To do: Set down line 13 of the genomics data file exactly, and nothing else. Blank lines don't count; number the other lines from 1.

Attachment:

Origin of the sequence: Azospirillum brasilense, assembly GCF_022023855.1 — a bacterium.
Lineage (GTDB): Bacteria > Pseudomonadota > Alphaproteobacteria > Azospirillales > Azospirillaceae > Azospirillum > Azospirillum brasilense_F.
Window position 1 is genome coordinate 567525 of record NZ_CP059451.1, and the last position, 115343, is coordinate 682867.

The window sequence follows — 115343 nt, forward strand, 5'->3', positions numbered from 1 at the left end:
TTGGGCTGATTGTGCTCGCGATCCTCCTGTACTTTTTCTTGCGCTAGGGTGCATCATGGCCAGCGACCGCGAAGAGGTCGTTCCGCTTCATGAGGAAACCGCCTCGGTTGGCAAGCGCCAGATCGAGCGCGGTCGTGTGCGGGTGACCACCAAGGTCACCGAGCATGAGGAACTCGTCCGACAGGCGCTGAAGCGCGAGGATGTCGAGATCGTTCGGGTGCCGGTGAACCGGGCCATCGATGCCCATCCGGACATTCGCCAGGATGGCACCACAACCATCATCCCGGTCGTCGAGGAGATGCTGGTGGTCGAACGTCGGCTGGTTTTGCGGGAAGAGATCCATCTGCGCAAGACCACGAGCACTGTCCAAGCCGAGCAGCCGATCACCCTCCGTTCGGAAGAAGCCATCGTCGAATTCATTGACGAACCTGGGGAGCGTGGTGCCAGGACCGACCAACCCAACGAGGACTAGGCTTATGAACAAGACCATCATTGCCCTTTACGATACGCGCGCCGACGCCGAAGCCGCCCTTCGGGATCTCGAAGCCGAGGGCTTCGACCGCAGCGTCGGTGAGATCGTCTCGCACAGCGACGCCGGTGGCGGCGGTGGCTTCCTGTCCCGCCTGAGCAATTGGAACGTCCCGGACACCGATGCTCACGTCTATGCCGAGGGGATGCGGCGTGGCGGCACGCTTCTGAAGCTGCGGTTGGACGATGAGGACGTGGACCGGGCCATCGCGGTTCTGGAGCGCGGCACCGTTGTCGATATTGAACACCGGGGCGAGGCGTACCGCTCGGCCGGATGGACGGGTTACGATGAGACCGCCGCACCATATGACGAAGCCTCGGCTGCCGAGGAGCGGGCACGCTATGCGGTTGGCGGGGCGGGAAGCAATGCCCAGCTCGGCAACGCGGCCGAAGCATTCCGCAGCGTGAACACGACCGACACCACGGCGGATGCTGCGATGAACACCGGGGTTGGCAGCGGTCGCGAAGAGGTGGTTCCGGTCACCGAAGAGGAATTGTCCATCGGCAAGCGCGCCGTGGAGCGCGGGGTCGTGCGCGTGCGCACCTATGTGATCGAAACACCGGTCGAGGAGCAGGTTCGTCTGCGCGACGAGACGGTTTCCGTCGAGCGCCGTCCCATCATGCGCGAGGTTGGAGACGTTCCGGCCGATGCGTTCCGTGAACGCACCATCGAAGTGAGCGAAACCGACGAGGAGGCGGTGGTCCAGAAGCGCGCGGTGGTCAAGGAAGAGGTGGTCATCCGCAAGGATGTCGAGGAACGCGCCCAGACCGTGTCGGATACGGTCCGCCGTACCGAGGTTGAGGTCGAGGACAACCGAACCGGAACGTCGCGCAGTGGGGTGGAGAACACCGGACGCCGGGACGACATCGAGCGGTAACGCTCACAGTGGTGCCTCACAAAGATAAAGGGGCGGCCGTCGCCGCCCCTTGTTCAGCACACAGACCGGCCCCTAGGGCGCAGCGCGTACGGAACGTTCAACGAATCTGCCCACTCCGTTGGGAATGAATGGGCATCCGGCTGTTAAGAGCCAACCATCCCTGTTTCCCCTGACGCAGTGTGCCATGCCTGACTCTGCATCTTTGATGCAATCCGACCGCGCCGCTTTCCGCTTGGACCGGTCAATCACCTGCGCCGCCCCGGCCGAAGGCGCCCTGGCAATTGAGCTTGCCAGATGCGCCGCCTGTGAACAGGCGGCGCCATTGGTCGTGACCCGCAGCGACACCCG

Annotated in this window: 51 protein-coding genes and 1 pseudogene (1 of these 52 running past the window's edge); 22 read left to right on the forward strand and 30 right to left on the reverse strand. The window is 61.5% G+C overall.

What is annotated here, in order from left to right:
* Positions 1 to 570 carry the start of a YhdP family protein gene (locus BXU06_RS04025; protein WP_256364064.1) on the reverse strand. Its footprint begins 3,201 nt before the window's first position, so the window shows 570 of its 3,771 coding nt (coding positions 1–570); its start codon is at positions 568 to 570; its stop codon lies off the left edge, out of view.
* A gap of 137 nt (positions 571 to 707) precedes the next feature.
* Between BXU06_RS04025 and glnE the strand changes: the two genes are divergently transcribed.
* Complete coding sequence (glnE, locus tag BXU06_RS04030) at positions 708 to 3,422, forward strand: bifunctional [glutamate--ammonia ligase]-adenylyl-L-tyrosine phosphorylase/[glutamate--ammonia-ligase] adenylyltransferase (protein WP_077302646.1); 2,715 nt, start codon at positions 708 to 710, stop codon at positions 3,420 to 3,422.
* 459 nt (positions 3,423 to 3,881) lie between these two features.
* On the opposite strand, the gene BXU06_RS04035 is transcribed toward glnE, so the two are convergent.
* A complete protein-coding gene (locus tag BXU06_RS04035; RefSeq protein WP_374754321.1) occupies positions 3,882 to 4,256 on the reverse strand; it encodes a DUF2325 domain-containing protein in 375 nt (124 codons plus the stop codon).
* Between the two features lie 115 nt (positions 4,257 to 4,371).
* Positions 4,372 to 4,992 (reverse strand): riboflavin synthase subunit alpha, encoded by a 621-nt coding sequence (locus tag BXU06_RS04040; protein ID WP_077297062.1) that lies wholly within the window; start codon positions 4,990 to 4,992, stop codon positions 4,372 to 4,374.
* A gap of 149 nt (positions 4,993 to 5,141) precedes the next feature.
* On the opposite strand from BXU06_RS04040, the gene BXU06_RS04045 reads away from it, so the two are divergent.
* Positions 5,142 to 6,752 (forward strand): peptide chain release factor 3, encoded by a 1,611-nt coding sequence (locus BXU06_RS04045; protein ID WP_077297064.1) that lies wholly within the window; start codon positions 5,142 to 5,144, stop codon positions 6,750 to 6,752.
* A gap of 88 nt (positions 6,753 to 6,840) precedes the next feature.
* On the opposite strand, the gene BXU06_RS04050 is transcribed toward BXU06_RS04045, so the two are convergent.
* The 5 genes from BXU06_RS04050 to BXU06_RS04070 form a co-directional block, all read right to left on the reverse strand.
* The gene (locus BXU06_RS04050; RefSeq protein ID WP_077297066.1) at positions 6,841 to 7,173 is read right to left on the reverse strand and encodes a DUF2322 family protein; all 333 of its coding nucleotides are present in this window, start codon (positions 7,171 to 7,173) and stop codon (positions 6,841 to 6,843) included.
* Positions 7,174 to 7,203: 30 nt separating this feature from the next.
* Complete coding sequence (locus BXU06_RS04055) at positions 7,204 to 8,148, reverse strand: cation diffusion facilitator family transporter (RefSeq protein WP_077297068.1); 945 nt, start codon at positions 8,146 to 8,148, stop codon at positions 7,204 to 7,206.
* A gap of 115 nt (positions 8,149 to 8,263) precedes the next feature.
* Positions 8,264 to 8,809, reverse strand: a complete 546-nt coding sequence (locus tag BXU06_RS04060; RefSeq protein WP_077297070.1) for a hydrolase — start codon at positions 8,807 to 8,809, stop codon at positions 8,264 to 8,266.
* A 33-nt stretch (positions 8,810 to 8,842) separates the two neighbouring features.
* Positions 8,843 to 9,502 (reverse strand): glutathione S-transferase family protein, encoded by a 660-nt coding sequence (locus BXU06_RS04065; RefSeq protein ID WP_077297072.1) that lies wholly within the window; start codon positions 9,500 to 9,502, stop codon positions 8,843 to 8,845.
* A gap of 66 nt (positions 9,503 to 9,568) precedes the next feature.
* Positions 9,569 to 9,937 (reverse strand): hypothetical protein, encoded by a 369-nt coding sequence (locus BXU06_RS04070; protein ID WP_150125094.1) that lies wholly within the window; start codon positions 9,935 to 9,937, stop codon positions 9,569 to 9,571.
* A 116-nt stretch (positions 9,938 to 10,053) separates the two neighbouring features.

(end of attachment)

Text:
* On the opposite strand, the gene BXU06_RS04035 is transcribed toward glnE, so the two are convergent.